For the price, it delivers a strong value; however, a learning curve is involved.
Price: VariCAD for Linux: $299 download via Internet$499 with support via Internet (CD-ROM included)$199 education version
Reviewer: Bradley Willson
VariCAD is a fast, compact and economical mechanical CAD package featuring true 3-D modeling, solids and spatial analysis, 2-D to 3-D and 3-D to 2-D projection and extrusion, parametric symbol and mechanical part libraries and surface development utilities. It can be installed as a stand-alone application or on a server and networked in peer-to-peer and client-server configurations. The Linux version offers additional file security with chown. For the price, it delivers a strong value; however, a learning curve is involved.
At the interface level, VariCAD resembles Microstation95 with a multitude of icons and sub-menus in both static display and windowed groups. The top menu bar is generic, with pull-down and side menus. Most of the available functions are presented in both the icons and menu bars. While you work, the menu choices and icons change functionality relative to your working environment. Menus, sub-menus, icons and sub-icons are easily customized by editing separate text configuration files. In a networked environment, each user is able to customize his own menus and icons to his liking. The layout of the screen worked reasonably well for my work style. I was inclined to use the menu bar more at the beginning and the icons later on, once I better understood the meanings of the icon symbols.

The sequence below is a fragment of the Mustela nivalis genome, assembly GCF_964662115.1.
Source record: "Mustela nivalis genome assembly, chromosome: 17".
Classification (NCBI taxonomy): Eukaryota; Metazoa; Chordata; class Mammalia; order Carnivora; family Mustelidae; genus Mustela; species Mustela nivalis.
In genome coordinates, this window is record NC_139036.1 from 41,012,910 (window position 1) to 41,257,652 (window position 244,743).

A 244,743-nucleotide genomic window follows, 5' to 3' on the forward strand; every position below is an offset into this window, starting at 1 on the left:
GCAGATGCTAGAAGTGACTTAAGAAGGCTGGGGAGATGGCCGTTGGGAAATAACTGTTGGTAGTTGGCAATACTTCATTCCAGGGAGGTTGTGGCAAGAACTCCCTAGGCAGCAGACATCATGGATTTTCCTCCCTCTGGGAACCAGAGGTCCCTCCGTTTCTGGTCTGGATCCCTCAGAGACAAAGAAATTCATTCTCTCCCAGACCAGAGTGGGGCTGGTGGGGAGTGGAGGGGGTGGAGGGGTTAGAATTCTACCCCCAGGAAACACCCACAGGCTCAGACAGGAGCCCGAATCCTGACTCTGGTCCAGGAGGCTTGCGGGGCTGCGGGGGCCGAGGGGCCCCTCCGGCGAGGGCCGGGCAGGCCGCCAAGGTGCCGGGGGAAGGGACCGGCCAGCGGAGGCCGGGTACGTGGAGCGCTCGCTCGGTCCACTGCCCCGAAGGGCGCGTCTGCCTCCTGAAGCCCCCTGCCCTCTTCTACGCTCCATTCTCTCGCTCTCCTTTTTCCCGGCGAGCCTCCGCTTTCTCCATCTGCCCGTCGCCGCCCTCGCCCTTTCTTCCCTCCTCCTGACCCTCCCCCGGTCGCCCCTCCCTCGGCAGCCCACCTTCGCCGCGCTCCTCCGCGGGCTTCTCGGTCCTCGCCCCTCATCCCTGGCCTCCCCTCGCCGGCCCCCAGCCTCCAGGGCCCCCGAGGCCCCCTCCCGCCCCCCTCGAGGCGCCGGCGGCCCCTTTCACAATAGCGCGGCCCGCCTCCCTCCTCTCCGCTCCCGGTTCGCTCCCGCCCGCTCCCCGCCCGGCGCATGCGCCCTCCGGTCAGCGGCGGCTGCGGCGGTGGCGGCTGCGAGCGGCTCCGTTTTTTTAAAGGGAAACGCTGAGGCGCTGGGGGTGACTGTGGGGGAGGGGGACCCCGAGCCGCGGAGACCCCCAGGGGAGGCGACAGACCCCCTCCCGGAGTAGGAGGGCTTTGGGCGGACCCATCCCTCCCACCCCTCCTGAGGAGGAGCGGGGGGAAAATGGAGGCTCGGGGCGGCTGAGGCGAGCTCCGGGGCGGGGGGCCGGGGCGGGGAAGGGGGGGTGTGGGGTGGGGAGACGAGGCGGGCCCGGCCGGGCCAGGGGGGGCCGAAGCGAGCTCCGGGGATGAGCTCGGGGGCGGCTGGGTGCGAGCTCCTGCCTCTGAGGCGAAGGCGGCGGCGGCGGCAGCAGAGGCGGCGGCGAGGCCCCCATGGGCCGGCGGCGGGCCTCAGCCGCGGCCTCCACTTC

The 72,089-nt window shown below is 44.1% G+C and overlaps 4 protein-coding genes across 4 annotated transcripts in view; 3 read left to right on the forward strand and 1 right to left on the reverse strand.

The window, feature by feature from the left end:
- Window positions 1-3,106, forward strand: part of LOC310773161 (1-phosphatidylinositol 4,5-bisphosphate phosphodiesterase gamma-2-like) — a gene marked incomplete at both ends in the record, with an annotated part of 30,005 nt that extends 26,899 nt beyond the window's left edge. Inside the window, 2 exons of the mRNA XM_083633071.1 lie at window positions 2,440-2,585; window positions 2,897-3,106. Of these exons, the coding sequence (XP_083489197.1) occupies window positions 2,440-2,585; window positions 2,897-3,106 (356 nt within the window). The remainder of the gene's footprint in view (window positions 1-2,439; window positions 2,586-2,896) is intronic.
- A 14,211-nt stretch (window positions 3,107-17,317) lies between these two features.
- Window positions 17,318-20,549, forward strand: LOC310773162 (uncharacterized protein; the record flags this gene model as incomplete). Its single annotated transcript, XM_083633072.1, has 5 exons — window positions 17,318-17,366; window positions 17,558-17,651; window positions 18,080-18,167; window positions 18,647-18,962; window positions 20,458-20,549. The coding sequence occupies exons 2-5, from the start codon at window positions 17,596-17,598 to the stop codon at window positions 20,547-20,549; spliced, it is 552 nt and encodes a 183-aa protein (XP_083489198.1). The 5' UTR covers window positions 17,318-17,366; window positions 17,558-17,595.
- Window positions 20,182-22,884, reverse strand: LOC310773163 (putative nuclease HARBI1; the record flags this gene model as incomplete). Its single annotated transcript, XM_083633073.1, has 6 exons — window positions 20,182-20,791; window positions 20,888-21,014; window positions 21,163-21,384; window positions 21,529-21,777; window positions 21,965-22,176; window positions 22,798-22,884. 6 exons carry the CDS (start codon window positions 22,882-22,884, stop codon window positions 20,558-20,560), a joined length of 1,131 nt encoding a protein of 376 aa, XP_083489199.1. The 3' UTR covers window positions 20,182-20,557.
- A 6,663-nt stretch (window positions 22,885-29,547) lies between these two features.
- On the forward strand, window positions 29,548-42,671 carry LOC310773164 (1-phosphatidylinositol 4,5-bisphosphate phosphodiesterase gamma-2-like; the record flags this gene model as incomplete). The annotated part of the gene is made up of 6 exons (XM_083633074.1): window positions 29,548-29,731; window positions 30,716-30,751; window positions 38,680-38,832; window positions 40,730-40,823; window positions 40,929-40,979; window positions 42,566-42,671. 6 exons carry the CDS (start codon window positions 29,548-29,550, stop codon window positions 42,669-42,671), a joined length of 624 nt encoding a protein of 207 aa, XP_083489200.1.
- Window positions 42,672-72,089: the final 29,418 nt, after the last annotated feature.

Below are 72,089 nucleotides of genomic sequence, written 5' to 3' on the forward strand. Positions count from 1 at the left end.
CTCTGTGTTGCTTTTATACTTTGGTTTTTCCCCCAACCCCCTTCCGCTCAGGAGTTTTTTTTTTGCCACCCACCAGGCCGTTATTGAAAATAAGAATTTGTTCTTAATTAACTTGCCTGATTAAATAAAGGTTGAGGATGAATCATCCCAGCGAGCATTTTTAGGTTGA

The icons are arranged in a column matrix, loosely separated into two sections with active functions at the top and function group selection icons at the bottom. Changing the group of active functions is a simple matter of selecting one of the function group icons. Some of the function group icons also launch floating icon windows. I found the tool tips to be a great help in deciphering the icon glyphs.
The command line at the bottom of the window reminded me of AutoCAD, but that is the only resemblance. The acronyms varied from those I knew in AutoCAD. Selecting a menu item or icon causes the associated acronym to be displayed on the command line. Commands can also be entered manually using acronyms. Additional parameters are either entered as single letter, digit or symbol options, or by interactive selection of drawing and solid objects.
Example files are always a plus when working with a new program and VariCAD ships with several well-crafted samples of the program features. From those files, I was able to get a rough idea of performance and capabilities. Both 2-D and 3-D files loaded quickly on my 200MHz machine with the 3-D samples taking slightly longer to load, depending on the number of elements involved. Overall, I was satisfied with the graphic display quality, but VariCAD lacks the ability to export a rendered image to a standard graphics file format. To send a concept picture by e-mail, a separate utility must be used to create the snapshot file. As far as printed quality is concerned, VariCAD scores excellent. The lines are crisp and the text is clear, even on a dot-matrix printout. Since your output may vary, VariCAD includes all of the popular drawing size formats in both metric and ANSI.